Spendor D1 floorstanding loudspeaker

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Spendor D1

If you want to nail the difference between the SA1 and D1, just listen to them side by side, preferably with a familiar voice. Playing tracks by Eliza Gilkyson and Don Henley from the Jackson Browne tribute album, Looking Into You (Music Road Records MRR CD018) it’s difficult to believe that the two speakers share common DNA. The increase in presence, body and immediacy with the D1 is remarkable, as is the added range of texture, tonal colour, and harmonic complexity. It all adds up to making the voices more natural, more familiar, and much more believable. But that believability also depends on something less obvious but actually, musically much more significant: There is a an easy sense of rhythmic flow and articulation, continuity, and dynamic expression with the D1 that underpins the attack, emphasis, and phrasing in the performance, revealing a positive, definite quality to the placement and shaping of notes, adding drama, and expressive range to the songs. Play them on the D1 and the singers sound far more accomplished, their performances more serious and heartfelt.

In truth, the clue to the new model’s superiority lies in plain sight, with the change to the D1 designation marking the miniature speaker’s elevation to Spendor’s flagship D line, along with the adoption of the driver and cabinet technology that goes with it. The most obvious example of that is the flat, perforated front-plate of the novel LPZ tweeter. A Spendor in-house development, it looks different and it works very differently to traditional soft dome units. The micro-foil ‘grille’ in front of the polyamide dome creates a pressure zone that equalizes loading on either side of the diaphragm. Effectively acting as a coupled cavity (an approach more often used at the opposite end of the frequency response) it works to control the tweeter’s mechanical behaviour and dispersion, producing a smooth, phase coherent, linear output across the driver’s range.

Those familiar with the SA1 might also note the black-coned bass unit, in place of the original’s translucent driver. It signals the adoption of Spendor’s EP77 diaphragm material, offering superior stiffness and self-damping. Built onto a cast, magnesium chassis, and using the same central phase plug as its predecessor, the new driver offers quicker, more dynamic response, and better mechanical characteristics. It’s lightweight yet stiff chassis is adept at transferring spurious energy away from the driver and into the cabinet. Of course, that could be a case of out of the musical frying pan and into the sonic fire, if the cabinet isn’t up to dealing with that energy, but it’s here that in many ways we find the basis of the D1’s remarkable breakthrough. I’m certainly not dismissing the contribution of the drivers, the tweeter being especially impressive, but it’s changes to the cabinet that let you really hear those benefits.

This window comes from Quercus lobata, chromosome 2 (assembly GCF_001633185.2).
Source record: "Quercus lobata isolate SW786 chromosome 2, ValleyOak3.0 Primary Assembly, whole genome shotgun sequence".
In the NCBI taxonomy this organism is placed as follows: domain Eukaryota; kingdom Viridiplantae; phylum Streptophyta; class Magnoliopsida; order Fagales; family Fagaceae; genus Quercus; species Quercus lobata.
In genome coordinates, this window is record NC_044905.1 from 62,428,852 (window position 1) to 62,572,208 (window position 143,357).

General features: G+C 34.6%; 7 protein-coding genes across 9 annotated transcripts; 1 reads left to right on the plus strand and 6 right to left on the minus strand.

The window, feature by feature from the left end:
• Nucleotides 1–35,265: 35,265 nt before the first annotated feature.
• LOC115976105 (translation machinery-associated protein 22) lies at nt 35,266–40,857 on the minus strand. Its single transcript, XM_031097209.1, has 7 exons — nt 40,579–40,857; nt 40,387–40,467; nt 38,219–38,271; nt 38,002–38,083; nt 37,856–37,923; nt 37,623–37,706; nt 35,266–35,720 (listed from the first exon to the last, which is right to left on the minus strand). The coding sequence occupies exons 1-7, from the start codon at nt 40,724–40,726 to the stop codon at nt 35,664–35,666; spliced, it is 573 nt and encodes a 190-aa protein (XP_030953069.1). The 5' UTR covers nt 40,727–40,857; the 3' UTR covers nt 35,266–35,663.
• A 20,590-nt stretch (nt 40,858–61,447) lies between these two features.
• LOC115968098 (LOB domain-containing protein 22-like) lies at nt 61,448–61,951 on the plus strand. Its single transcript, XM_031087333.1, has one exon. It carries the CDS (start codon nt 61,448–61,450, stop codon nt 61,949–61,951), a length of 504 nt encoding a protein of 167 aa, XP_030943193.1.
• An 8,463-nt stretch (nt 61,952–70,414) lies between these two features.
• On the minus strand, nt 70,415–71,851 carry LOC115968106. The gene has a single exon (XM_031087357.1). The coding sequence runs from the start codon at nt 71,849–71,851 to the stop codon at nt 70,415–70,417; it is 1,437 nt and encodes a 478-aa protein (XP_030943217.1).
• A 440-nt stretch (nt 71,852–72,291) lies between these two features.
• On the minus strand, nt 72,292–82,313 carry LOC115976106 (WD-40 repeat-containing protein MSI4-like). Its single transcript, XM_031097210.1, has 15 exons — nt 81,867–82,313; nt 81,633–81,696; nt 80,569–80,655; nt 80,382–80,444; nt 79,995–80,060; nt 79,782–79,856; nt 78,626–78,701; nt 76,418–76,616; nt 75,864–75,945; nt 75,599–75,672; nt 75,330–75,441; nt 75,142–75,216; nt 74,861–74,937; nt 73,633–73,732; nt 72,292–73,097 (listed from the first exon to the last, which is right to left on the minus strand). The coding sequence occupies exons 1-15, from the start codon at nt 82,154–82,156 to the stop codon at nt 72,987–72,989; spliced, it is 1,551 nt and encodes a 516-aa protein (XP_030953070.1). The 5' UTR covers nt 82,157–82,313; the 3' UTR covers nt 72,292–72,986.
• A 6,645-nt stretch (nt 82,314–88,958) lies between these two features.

The SA1’s cabinet was no slouch, constructed from three different thicknesses of MDF to help spread resonance and critically positioned bituminous damping pads to help absorb it. But the D1 takes things to a new level with a thin wall construction employing constrained layer bracing. As well as the use of asymmetrical cut-outs in the multiple braces, small but extremely efficient elastomer pads are clamped at critical points between those braces and the cabinet walls, effectively dissipating spikes of mechanical energy in the structure by converting them to heat. Combined with the stiffness inherent in such small panels, the result is one clean, audibly unintrusive mechanical foundation for the drivers bolted to its front face, with little or no stored energy filtering back through the structure to blur or shift the pattern of musical energy they produce. Take these changes into account and suddenly the remarkably natural, lucid presentation of the little Spendors starts to make perfect sense. Despite retaining the same high 4.8kHz crossover point, those new drivers mandate a revised crossover, while other detail changes all help lift performance. For those using banana plugs, removing the heavy collars from Spendor’s own binding posts will add a little further clarity, removing a subtle but pervasive layer of grain.